Manipur is one of the most remarkable yet unknown civilizations in the world today. Long closed to foreigners, this ancient Himalayan state borders on Burma and the Golden Triangle. The size of New Jersey, Manipur is one of India’s most literate and culturally rich, yet poorest, states. Situated in the isolated Northeastern region, Manipuris are ethnically Tibeto-Burman and number about two million in population.
Renowned for its performers and athletes, Manipur is the birthplace of polo, and its warrior culture has produced five forms of martial arts. Manipuris excel in modern sports and athletics. A number of India’s top Olympians, the stars of almost every major Indian soccer team, the five-time World Boxing champion (Mary Kom), and India’s top swimmer (who trained without a swimming pool) are among the outstanding athletes who hail from this small mountain state.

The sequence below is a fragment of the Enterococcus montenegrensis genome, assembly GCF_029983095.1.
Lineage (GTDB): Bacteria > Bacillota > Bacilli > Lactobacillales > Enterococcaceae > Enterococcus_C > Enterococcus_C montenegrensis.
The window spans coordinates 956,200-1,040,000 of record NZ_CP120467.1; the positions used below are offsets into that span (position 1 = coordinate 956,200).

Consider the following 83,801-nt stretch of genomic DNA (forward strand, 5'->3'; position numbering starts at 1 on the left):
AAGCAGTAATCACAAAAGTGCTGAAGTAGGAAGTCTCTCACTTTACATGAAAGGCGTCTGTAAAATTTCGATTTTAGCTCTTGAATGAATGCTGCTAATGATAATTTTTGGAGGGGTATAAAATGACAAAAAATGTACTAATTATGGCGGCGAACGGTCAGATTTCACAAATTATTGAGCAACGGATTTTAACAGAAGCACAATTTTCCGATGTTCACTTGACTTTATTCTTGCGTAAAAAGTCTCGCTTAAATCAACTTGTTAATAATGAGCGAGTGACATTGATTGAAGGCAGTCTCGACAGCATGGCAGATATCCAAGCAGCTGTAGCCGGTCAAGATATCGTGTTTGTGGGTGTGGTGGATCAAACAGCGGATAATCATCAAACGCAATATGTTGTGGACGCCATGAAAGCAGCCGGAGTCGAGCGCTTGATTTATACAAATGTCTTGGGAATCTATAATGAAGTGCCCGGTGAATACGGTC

Manipur has a tradition of high cultural achievement as well. Its modern theater is presented at venues such as Brooklyn Academy of Music’s NextWave Festival, and its small film industry, now completely digitized, produces films that have been featured at Cannes and MoMA. It has a rich literary tradition and dance forms that are presented internationally.
And then, of course, there is baseball.